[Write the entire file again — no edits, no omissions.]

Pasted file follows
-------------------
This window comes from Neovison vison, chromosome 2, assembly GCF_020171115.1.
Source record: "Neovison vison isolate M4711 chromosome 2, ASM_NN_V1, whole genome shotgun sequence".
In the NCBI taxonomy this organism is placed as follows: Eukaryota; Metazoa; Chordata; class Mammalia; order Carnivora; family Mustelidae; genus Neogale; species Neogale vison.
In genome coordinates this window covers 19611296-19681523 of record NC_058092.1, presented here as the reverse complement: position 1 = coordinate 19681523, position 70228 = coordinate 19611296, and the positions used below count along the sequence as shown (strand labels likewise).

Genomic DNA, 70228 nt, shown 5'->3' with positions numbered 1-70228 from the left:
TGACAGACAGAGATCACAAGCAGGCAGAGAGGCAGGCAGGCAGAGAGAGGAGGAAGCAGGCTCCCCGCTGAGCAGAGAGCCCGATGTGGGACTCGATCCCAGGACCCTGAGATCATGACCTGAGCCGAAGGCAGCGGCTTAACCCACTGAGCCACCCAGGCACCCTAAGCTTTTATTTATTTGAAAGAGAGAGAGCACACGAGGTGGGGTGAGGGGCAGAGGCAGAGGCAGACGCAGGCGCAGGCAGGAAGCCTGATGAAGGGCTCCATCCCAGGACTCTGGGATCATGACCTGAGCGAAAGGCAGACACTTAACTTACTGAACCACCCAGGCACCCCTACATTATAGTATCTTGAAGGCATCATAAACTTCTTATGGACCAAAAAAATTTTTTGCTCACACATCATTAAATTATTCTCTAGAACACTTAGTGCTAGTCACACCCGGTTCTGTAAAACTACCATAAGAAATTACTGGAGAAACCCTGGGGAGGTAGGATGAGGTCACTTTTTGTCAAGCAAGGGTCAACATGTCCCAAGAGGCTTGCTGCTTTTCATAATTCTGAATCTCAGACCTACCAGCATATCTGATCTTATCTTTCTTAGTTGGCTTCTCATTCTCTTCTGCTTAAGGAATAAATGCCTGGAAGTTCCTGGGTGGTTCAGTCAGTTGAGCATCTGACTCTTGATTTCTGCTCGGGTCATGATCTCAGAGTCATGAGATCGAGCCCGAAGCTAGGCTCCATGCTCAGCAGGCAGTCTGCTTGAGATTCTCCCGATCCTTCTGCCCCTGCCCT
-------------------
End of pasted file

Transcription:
This window comes from Neovison vison, chromosome 2, assembly GCF_020171115.1.
Source record: "Neovison vison isolate M4711 chromosome 2, ASM_NN_V1, whole genome shotgun sequence".
In the NCBI taxonomy this organism is placed as follows: Eukaryota; Metazoa; Chordata; class Mammalia; order Carnivora; family Mustelidae; genus Neogale; species Neogale vison.
In genome coordinates this window covers 19611296-19681523 of record NC_058092.1, presented here as the reverse complement: position 1 = coordinate 19681523, position 70228 = coordinate 19611296, and the positions used below count along the sequence as shown (strand labels likewise).

Genomic DNA, 70228 nt, shown 5'->3' with positions numbered 1-70228 from the left:
TGACAGACAGAGATCACAAGCAGGCAGAGAGGCAGGCAGGCAGAGAGAGGAGGAAGCAGGCTCCCCGCTGAGCAGAGAGCCCGATGTGGGACTCGATCCCAGGACCCTGAGATCATGACCTGAGCCGAAGGCAGCGGCTTAACCCACTGAGCCACCCAGGCACCCTAAGCTTTTATTTATTTGAAAGAGAGAGAGCACACGAGGTGGGGTGAGGGGCAGAGGCAGAGGCAGACGCAGGCGCAGGCAGGAAGCCTGATGAAGGGCTCCATCCCAGGACTCTGGGATCATGACCTGAGCGAAAGGCAGACACTTAACTTACTGAACCACCCAGGCACCCCTACATTATAGTATCTTGAAGGCATCATAAACTTCTTATGGACCAAAAAAATTTTTTGCTCACACATCATTAAATTATTCTCTAGAACACTTAGTGCTAGTCACACCCGGTTCTGTAAAACTACCATAAGAAATTACTGGAGAAACCCTGGGGAGGTAGGATGAGGTCACTTTTTGTCAAGCAAGGGTCAACATGTCCCAAGAGGCTTGCTGCTTTTCATAATTCTGAATCTCAGACCTACCAGCATATCTGATCTTATCTTTCTTAGTTGGCTTCTCATTCTCTTCTGCTTAAGGAATAAATGCCTGGAAGTTCCTGGGTGGTTCAGTCAGTTGAGCATCTGACTCTTGATTTCTGCTCGGGTCATGATCTCAGAGTCATGAGATCGAGCCCGAAGCTAGGCTCCATGCTCAGCAGGCAGTCTGCTTGAGATTCTCCCGATCCTTCTGCCCCTGCCCT